I didn’t have the time to get excited about this cultural meeting, and in any case all our xenologists had died by this point of the expedition. Once Marvin had explained the communications system to me, we got down to business.
    “All right then,” I said, “they talk with shapes and images. But how are we going to transmit them? We don’t have time to make clay models, here.”
    “They have a reduced symbol set for low-tech communications,” Marvin said. “It uses a standard group of symbols, arranged in a series. The exact meaning is up to interpretation, however.”
    “Great,” I said. “What are they sending now?”
    “They are repeating three symbols,” Marvin said. “The first symbol is an image of a raging Worm warrior.”
    “Okay, we’ve got that. Go on.”
    “The second is that of a razor-backed fluke-a common, much-hated parasite that lives inside Worms of lower caste. The last one resembles a meteor falling. It is the symbol for destruction.”
    My bridge crew looked at one another unhappily. No one had to do much guessing about these symbols.
    “So,” Gorski said, “We’re hateful parasites and they are coming to rightfully destroy us.”
    I nodded. “It sounds like it. Nice of them to transmit this vengeful message-how many times?”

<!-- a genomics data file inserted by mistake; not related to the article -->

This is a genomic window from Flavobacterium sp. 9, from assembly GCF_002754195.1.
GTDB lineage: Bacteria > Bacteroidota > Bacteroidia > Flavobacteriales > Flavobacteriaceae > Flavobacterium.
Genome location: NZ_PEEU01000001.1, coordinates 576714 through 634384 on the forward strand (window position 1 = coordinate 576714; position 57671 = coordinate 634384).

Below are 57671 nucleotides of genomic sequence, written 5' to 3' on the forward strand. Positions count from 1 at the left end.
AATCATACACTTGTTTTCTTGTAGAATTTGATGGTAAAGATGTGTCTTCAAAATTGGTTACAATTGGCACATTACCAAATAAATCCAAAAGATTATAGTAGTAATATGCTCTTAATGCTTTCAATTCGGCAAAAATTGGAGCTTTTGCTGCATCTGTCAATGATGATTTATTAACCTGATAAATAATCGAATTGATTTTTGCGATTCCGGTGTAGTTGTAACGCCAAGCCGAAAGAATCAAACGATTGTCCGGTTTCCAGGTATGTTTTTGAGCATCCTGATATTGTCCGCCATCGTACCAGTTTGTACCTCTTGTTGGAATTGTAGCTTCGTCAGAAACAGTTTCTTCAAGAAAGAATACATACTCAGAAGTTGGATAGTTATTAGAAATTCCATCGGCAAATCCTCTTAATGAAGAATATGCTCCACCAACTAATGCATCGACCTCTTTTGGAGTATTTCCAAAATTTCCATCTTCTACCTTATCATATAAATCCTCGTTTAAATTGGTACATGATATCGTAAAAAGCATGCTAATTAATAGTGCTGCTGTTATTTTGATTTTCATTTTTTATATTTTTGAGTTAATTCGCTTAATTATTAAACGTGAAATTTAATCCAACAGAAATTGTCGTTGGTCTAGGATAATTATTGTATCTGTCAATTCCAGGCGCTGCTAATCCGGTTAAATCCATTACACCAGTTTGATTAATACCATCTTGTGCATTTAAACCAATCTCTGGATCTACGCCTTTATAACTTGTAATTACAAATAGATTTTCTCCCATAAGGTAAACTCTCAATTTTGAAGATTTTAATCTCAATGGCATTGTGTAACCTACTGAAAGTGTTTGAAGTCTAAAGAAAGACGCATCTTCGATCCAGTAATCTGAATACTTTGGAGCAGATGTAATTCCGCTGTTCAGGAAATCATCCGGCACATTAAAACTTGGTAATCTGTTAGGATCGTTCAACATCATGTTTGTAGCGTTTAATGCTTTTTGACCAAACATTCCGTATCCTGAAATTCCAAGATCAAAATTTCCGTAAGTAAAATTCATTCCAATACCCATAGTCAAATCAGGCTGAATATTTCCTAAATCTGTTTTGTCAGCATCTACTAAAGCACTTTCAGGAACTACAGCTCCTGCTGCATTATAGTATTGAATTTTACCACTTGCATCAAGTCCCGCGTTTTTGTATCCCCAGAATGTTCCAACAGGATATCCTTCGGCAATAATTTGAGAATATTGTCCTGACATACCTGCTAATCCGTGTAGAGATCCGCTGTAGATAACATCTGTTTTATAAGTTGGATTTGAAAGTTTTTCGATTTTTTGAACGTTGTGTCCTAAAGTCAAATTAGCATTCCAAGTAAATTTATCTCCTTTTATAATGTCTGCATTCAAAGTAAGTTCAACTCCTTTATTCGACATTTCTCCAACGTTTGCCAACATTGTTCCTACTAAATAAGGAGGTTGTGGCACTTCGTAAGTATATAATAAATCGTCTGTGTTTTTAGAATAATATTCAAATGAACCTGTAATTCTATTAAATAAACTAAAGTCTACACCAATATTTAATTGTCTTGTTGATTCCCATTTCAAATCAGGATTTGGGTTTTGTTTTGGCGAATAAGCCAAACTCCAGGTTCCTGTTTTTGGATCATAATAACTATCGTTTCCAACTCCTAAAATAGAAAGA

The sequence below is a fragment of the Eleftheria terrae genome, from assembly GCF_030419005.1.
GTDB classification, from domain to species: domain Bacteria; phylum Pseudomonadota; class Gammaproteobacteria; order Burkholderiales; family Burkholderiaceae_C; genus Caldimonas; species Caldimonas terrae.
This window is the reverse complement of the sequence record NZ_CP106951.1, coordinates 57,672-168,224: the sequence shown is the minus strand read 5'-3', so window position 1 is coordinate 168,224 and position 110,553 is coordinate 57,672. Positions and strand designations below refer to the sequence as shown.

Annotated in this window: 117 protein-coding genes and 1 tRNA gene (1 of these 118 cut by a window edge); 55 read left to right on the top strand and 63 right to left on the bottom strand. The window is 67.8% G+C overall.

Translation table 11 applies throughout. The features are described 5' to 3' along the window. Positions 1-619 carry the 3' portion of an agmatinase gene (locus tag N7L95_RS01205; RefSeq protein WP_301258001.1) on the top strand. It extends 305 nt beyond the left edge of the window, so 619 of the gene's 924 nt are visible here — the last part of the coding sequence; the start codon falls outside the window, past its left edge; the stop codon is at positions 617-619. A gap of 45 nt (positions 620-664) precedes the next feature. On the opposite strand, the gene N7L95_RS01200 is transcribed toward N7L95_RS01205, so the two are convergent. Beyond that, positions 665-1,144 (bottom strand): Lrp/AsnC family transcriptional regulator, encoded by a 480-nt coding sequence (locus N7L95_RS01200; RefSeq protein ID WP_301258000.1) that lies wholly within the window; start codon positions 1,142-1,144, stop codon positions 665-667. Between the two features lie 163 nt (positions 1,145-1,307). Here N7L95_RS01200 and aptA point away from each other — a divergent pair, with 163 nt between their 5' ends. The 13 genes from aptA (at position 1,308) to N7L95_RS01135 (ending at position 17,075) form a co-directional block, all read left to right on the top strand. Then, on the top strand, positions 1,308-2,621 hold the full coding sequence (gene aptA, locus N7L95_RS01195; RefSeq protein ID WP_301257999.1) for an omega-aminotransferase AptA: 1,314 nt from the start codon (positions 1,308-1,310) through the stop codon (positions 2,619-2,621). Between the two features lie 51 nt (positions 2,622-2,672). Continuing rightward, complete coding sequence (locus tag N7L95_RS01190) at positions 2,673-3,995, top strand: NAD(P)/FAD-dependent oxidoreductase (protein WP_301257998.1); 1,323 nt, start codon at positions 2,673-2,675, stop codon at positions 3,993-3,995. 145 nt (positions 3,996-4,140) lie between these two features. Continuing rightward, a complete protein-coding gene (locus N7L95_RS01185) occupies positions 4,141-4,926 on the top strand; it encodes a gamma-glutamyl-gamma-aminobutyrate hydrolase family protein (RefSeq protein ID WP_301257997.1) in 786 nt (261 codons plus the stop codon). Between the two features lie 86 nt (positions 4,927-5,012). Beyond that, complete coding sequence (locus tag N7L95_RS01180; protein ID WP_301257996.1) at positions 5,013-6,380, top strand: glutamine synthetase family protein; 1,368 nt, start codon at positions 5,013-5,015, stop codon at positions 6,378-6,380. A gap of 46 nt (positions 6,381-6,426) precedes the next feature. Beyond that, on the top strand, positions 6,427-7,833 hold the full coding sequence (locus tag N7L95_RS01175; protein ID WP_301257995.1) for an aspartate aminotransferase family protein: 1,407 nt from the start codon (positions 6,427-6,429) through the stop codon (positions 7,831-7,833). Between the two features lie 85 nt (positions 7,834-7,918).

“Somewhat over seventy thousand repeats have been noted according to signal logs,” Marvin said.
    “Yeah,” I said. “That’s great. Thousands of repeated threats. Let’s try to talk. Suggestions?”
    Everyone hesitated. I couldn’t blame them. Who wanted to be the first to talk to an enraged enemy? I had less concerns than most. I figured if they already hated us, we had little to lose.
    “Maybe we should send the same thing back at them,” Gorski said. “Didn’t you do that with the Macros to get them talking? So that they knew we understood and wished to talk?”
    I chuckled. “Yeah. But the Macros were making demands, not screaming threats. You think we should start off by shouting screw you too back at our enraged attackers, eh? I’m not sure how that will defuse the situation.”
    No one else had any hot ideas, so I told Marvin to send a new message. “Let’s try a symbol for peace and harmony,” I said.